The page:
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Lithium Landscapes

from BBC

How your phone battery creates striking alien landscapes

By Richard Fisher and Javier Hirschfeld

A wider view of Chile's brine pools. It can take more than a year to maximise the lithium concentration by this evaporation method (Credit: Ivan Alvarado/Reuters)
A wider view of Chile’s brine pools. It can take more than a year to maximise the lithium concentration by this evaporation method (Credit: Ivan Alvarado/Reuters)

Beneath the screen that you are reading this on, there could be the distilled essence of a salt plain.

Millions of years ago, volcanoes deposited minerals over vast tracts of South America. Later, water leached through the rock to form massive lakes. Cycles of evaporation and deposition followed, leaving vast plains of salt behind – infused with one of the world’s most sought-after minerals: lithium.

With the rapid rise in battery usage in electronic devices and electric cars, the demand for lithium and other constituent materials is accelerating. As BBC Future has previously reported, it is enabling mining companies to look in new places, such as the deep ocean or in previously exploited mines, and has prompted scientists to seek alternative battery technology. But our focus today is how lithium is changing the fortunes – and specifically, the landscapes – of those countries that have it in abundance.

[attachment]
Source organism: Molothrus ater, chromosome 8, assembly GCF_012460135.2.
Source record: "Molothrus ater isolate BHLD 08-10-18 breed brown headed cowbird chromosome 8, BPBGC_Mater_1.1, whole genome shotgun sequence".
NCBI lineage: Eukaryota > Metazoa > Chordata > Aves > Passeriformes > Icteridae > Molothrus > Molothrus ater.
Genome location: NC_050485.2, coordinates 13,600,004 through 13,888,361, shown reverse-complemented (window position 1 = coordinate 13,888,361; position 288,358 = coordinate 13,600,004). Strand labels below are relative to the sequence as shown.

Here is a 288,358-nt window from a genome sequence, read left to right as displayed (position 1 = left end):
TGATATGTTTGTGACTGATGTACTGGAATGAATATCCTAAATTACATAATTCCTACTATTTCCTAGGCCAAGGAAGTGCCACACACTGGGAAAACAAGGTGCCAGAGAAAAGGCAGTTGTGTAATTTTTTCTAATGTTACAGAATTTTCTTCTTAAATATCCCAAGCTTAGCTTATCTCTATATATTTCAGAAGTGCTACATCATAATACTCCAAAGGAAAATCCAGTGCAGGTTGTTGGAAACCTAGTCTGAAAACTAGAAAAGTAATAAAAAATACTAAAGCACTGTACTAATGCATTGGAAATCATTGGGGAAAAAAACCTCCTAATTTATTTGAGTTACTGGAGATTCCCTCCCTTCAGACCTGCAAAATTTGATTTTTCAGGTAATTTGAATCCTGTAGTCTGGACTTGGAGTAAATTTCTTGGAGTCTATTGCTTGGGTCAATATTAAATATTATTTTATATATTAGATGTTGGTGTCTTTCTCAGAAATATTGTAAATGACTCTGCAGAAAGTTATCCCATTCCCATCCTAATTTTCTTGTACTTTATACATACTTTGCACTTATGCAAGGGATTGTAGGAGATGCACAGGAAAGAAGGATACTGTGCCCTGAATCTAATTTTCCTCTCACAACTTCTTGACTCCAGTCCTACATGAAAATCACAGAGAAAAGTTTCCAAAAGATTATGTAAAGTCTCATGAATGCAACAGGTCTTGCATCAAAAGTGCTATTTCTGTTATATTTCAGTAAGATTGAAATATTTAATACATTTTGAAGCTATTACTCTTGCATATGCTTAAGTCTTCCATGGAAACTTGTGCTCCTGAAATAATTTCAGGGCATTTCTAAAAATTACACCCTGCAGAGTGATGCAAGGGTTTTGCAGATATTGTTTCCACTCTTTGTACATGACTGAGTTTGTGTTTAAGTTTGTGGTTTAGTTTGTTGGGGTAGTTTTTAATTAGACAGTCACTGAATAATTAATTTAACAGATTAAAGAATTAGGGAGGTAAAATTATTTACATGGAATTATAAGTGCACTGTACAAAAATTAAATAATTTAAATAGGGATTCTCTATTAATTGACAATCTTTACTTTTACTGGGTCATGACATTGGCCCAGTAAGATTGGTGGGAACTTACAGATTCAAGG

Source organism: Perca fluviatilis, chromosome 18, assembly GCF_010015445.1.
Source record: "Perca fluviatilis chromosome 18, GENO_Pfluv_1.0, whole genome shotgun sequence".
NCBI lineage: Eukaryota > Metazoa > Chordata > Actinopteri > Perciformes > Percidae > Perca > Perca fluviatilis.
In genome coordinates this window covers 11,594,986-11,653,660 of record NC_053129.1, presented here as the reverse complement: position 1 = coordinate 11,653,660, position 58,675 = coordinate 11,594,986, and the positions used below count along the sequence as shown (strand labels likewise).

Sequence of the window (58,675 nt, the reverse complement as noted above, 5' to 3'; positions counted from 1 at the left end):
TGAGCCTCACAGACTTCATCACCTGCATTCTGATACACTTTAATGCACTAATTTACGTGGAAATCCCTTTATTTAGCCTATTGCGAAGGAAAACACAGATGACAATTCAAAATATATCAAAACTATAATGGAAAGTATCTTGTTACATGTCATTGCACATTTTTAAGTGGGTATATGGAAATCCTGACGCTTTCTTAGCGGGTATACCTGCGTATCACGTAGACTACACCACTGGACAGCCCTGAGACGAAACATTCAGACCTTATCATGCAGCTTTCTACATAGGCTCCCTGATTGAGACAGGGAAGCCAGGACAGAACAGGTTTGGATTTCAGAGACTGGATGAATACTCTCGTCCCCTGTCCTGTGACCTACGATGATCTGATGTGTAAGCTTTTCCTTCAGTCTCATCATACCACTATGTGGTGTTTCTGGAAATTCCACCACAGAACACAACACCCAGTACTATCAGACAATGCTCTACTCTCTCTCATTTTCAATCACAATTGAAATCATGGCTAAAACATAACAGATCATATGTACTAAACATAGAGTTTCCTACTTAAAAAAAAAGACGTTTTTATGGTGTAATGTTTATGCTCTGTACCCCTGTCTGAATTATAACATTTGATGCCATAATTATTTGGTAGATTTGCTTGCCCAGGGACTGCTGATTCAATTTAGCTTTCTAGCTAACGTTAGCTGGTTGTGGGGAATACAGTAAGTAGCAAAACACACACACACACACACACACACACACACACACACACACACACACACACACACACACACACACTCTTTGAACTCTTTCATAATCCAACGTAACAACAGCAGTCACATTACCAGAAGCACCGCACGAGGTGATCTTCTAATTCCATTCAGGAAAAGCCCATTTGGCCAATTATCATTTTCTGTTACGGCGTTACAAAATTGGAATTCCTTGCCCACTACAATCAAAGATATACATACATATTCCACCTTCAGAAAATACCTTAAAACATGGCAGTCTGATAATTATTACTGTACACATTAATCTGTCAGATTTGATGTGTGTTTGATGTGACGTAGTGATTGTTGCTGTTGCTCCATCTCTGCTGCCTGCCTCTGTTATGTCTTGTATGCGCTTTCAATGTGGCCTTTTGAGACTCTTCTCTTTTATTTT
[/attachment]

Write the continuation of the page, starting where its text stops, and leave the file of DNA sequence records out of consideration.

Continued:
In Bolivia and Chile, the high tonnage of lithium embedded in the salt plains has given rise to massive facilities. From the air, the evaporation pools associated with the mineral’s extraction dot the landscape like colours in a painter’s palette. In this edition of our photography series Anthropo-Scene, we explore these places, whose striking features have inspired various artistswriters and architects.

[ click to continue reading at BBC ]

Posted on August 9, 2021 by Editor

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